Utility deregulation was supposed to lower utility rates in Texas. Instead, Texans have seen rates escalate to 200%-300% since deregulation. A hodgepodge of policies on credit eligibility, credentials for eligibility for deposit waivers for the medical infirm or elderly complicates decision making for many citizens. KWw hour rates quoted by some providers do not always include all the fees charged for electric service. Consumers are penalized for falling below minimum usage amounts on many plans. Customers with poor credit are refused service by companies with the lowest rates.
Even when some Texans "shop around" and find up to "25% savings on rates", they report paying double and triple the amount they paid prior to deregulation. Yes, higher natural gas rates fuel some of the rate hikes. While utility rates have escalated, profits by utility companies have also escalated. Yet when some utility representatives discuss the floating price caps utilized as deregulation was phased in here in Texas, they speak of "losing money". Even though they have had increases in profit and revenue, they speak of the difference between what might have occurred if there had been no floating price caps to help ease in deregulation and the increased profits they made with the price caps as if they were a "loss of income" instead of referring to it more correctly as a difference in the level of increased profit/earnings!
In a news story in today's Houston Chronicle reporters Tom Fowler and Janet Elliott conclude that utility deregulation in Texas is a "failed waste of time" which "fails to slash electric bills."
When Texas lawmakers agreed to open the state's power markets to competition back in 1999, one promise was on the tip of many tongues: lower prices.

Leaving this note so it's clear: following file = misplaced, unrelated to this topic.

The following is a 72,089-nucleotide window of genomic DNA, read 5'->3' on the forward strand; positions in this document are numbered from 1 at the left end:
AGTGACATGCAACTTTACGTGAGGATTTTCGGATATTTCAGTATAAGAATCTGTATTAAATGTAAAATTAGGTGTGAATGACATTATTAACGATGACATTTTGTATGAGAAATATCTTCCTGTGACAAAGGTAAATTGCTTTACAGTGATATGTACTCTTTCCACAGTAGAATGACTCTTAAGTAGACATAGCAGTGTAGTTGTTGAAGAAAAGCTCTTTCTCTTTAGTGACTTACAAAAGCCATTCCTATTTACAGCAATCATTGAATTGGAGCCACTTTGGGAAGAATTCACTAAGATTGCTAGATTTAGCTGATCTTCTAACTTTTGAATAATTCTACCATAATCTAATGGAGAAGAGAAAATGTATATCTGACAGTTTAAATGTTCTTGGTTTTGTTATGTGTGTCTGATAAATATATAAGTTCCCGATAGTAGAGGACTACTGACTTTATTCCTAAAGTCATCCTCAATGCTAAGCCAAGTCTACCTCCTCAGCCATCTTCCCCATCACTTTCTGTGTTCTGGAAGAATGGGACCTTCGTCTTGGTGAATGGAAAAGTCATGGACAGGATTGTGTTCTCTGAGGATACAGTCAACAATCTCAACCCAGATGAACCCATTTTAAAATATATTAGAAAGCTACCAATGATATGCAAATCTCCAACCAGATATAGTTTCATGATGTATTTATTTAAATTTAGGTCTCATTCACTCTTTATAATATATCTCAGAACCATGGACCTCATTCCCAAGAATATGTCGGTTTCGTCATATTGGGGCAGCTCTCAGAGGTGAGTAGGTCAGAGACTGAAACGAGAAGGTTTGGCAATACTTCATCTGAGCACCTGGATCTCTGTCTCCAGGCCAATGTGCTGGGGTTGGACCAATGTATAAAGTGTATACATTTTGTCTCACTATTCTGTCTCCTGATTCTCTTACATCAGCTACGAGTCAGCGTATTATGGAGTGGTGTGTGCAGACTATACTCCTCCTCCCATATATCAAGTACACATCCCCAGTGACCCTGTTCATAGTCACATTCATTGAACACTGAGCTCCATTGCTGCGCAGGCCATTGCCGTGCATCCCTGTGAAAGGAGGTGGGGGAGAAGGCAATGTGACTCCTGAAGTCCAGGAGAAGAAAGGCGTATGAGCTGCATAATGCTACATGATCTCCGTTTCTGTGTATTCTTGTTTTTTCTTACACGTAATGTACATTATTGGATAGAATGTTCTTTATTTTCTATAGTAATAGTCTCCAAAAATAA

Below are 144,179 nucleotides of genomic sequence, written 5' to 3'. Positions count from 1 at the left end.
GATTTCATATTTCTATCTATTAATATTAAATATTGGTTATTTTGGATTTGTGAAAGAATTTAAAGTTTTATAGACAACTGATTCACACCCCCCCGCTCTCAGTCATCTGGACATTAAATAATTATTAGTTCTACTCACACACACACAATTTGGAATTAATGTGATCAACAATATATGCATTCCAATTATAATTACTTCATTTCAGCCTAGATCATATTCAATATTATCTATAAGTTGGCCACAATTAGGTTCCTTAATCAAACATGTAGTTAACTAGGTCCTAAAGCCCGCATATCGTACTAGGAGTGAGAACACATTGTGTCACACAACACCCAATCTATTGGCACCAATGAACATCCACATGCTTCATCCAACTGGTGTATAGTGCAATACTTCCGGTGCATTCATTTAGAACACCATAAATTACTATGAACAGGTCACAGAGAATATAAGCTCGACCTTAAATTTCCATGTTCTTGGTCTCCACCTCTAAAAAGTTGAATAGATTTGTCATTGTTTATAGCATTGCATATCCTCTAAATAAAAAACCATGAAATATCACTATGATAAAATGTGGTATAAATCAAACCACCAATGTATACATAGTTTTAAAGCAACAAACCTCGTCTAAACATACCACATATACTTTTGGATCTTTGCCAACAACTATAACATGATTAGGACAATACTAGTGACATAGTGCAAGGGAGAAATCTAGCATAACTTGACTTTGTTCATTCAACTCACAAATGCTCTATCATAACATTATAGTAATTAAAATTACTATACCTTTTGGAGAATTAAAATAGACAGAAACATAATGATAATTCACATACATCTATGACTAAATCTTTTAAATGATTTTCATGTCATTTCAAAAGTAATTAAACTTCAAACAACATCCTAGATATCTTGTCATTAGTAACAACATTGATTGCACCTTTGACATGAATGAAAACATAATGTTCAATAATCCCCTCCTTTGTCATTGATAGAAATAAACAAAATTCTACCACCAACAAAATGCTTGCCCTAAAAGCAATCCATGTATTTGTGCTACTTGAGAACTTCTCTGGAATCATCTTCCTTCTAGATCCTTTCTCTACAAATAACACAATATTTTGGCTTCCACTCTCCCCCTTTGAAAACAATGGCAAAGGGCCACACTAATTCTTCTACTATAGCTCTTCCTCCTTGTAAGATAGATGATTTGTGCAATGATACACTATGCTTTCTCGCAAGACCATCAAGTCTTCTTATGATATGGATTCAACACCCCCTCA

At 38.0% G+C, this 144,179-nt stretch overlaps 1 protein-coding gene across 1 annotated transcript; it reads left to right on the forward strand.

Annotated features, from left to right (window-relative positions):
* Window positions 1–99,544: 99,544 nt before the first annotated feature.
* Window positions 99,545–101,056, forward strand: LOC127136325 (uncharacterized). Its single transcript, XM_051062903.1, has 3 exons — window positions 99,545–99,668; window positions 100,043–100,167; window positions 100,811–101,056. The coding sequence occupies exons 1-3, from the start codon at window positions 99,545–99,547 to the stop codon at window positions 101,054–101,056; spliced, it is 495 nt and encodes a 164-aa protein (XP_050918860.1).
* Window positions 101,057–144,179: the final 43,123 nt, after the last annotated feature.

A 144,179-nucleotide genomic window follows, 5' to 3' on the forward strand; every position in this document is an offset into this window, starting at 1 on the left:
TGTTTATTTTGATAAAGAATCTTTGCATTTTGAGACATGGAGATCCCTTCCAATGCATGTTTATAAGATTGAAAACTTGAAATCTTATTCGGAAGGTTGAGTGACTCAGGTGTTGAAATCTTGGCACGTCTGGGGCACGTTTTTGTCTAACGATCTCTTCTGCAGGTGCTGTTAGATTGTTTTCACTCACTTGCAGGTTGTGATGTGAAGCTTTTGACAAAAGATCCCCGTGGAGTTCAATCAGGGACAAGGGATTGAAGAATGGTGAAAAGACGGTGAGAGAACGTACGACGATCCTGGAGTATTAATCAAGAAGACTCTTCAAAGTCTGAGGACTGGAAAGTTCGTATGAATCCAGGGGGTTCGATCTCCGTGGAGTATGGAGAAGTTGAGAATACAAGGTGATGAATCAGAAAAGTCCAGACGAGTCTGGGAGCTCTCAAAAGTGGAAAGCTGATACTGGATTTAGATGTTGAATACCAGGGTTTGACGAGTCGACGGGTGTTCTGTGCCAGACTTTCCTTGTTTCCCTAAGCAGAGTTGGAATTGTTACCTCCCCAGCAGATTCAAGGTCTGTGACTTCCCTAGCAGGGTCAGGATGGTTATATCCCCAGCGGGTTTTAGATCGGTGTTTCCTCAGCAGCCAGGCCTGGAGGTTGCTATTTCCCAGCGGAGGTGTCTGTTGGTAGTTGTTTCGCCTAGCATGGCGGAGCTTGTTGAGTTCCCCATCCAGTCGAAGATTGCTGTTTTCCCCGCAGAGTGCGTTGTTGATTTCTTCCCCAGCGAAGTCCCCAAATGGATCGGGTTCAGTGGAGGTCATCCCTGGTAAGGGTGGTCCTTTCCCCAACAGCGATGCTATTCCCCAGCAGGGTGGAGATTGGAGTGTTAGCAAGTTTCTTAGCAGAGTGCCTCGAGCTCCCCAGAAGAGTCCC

"Competition in the electric industry will benefit Texans by reducing monthly rates and offering consumers more choices about the power theyuse," then-Gov. George W. Bush said at the time.
Then-state Sen. David Sibley, who was a key author of the bill, put the promise more bluntly:
"If all consumers don't benefit from this, we will have wasted our time and failed our constituency," he said.
Eight years later, many consumers are calling deregulation just that — a failed waste of time.
"IT'S LIKE THERE IS A PENALTY FOR BEING A TEXAN WHEN IT COMES TO YOUR LIGHT BILL." Mike Coleman
From 2000 to June of this year, the average electric rate in Texas rose 56 percent, more than in all but three states, according to the most recent federal figures.
MUNICIPAL OWNED UTILITIES EXEMPT FROM DEREGULATION CHARGE LOWER RATES THAN DEREGULATED UTILITIES IN TEXAS
Tom Fowler and Janet Elliott illustrate this point with CPS Energy, a city-owned utility whih serves San Antonio. City owned utilities are exempt from deregulation. "
San Antonians must buy their power from just one source: CPS.
Yet being exempt from deregulation has benefited CPS customers, who are paying less for electricity than residential customers in other big Texas cities.
The 25 percent of Texans living in regulated markets generally pay less than consumers in markets such as Houston that have been opened to competition.
For example, Houston residential consumers use an average of 1,130 kilowatt hours a month. Bills for that much power would range from $125.43 to $163.85 based on rates available in Houston at the end of September for a one-year, fixed-rate plan. The average rate in Houston would produce a monthly bill of $142.95.
The same amount of electricity would cost $94.40 from CPS in San Antonio and $105.32 in Austin, also served by a city-owned utility.--Elliott and Fowler
TEXAS HOMEOWNERS LESS SHIELDED FROM FLUCTUATIONS IN NATURAL GAS PRICES THAN RESIDENTS IN OTHER STATES:
But the very structure of Texas' deregulated market exposes customers to the full impact of rising natural gas prices more than in other states, or even in parts of Texas still served by regulated electric companies, municipally owned utilities or electric cooperatives.